Liberal 'rock star' Trudeau packs Richmond ballroom

Justin Trudeau packed a hotel ballroom with supporters Wednesday night in Richmond, one day after announcing his bid for the leadership of the federal Liberal party.

Organizers estimated over 1,000 people jockeyed for position in the largest room of the Radisson Vancouver Airport Hotel to hear the 40-year-old former school teacher.

In his half-hour speech, the MP for the Montreal riding of Papineau focused on national unity.

"The key to Canadian unity is a shared sense of purpose—so hard to define, yet so deeply felt," he said. "That when British Columbians do well, it creates opportunities for Quebecers. That when Quebecers create and innovate, it echoes across the country and around the world."

He acknowledged there are "a few Quebecers" who want to create their own country.

"I'm a Quebecer, and I want to build that country too," he said. "For me, that country goes from the Atlantic to the Pacific, from the Great Lakes to the Great Bear."

He also told the diverse crowd the road to rebuilding the Liberal Party of Canada, which has just 35 of 308 seats in the House of Commons, will be a long one. He said leadership change alone won't fix the party's woes.

"My candidacy may shine a few extra lights upon us…but what we do with that opportunity is up to us. When Canadians tune in we need to prove to them that…we are 100 per cent focused on the future—and not future of our party, the future of our country."

Justin TrudeauAmong those who came to see Trudeau was Joe Peschisolido, a former MP who last ran in Richmond for the Liberals in May 2011, when Conservative Alice Wong won with 58.4 per cent of the vote.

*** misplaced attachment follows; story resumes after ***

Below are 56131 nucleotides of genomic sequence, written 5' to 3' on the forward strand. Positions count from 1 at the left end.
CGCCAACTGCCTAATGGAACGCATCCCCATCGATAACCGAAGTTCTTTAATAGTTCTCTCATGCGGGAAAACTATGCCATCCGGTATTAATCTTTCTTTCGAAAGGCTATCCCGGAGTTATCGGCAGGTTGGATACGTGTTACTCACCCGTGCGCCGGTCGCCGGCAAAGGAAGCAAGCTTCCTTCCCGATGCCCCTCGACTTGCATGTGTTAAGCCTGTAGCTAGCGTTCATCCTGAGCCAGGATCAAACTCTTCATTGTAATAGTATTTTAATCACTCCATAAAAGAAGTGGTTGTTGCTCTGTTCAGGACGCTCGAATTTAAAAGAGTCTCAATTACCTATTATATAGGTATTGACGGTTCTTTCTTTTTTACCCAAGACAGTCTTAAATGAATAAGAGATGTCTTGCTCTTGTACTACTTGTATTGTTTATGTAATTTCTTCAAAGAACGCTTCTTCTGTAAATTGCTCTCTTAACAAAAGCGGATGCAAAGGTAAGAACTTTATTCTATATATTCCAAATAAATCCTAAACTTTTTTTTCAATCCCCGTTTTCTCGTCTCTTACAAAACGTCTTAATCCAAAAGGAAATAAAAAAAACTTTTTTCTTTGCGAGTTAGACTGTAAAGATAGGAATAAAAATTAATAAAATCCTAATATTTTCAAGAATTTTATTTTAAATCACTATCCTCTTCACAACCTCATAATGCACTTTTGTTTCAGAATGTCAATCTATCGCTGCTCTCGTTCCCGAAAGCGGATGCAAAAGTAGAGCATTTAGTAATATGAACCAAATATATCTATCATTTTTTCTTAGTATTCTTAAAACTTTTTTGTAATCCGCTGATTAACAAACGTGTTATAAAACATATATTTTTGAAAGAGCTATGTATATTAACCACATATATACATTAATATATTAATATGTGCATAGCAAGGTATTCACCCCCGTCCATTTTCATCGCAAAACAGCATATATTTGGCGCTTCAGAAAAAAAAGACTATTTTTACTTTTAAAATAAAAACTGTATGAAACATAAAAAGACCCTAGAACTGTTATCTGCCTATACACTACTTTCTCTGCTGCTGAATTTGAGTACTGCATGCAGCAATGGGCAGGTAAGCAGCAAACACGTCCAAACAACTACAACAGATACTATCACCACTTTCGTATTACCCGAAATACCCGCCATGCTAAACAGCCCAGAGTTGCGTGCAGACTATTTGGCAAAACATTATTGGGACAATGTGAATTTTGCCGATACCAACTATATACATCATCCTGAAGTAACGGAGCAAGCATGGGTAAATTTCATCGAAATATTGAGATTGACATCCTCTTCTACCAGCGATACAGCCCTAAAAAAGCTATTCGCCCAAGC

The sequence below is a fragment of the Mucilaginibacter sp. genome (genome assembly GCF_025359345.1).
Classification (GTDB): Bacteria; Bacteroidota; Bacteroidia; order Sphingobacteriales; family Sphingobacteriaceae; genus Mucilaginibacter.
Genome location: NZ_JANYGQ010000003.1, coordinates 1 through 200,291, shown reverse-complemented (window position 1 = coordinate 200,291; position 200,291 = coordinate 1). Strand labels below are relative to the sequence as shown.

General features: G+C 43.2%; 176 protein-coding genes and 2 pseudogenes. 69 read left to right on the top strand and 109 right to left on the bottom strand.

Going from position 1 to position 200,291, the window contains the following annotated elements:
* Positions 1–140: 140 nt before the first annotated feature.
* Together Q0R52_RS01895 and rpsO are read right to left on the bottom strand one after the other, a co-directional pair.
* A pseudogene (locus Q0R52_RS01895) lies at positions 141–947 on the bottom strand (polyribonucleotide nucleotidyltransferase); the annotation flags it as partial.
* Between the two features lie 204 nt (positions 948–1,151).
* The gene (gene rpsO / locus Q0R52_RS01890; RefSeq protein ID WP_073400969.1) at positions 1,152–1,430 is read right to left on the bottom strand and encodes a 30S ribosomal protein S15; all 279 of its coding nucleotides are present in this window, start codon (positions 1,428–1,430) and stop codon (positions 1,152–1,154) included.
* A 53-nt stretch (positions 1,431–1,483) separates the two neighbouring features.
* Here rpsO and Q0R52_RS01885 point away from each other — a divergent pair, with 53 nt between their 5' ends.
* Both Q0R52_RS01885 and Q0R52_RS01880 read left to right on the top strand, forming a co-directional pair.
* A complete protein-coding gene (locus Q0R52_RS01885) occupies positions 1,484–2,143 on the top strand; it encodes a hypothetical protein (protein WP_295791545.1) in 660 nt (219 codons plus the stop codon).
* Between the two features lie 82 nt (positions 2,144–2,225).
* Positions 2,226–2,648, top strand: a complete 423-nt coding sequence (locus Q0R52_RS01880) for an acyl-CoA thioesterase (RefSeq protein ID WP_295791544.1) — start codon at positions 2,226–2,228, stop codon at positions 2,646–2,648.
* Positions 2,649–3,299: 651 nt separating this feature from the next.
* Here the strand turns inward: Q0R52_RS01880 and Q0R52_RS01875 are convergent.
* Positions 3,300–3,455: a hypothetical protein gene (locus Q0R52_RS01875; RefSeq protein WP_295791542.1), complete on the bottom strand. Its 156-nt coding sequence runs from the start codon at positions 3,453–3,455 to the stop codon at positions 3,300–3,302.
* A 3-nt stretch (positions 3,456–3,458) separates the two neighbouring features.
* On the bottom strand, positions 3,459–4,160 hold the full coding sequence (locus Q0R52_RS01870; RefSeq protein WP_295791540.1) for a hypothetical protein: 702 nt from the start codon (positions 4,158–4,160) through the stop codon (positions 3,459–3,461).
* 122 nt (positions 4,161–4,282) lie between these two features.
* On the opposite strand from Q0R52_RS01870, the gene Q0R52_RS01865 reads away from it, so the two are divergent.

Peschisolido believes Trudeau will reinvigorate the party.

"I think Canadians are going to be surprised that this rock star also has substantive issues [to raise]."

Peschisolido acknowledged that "things are not good" with the party after it lost 42 seats in the 2011 election.

"We have to clarify for the Canadian public where we stand and what our values and principles are," he said.

Others who attended the election-like-rally included his mother Margaret Trudeau Kemper and Liberal Senator Mobina Jaffer.

The B.C. chapter of the Young Liberals of Canada organized the event.

The resignation of Michael Ignatieff last year triggered the Liberal leadership race, which doesn't officially begin until Nov. 14.

Others who have announced their intention to seek the post include Vancouver lawyer Alex Burton, Toronto lawyer Deborah Coyne and economist Jonathan Mousley.

Party members will choose their new leader at a national convention April 14, 2013.

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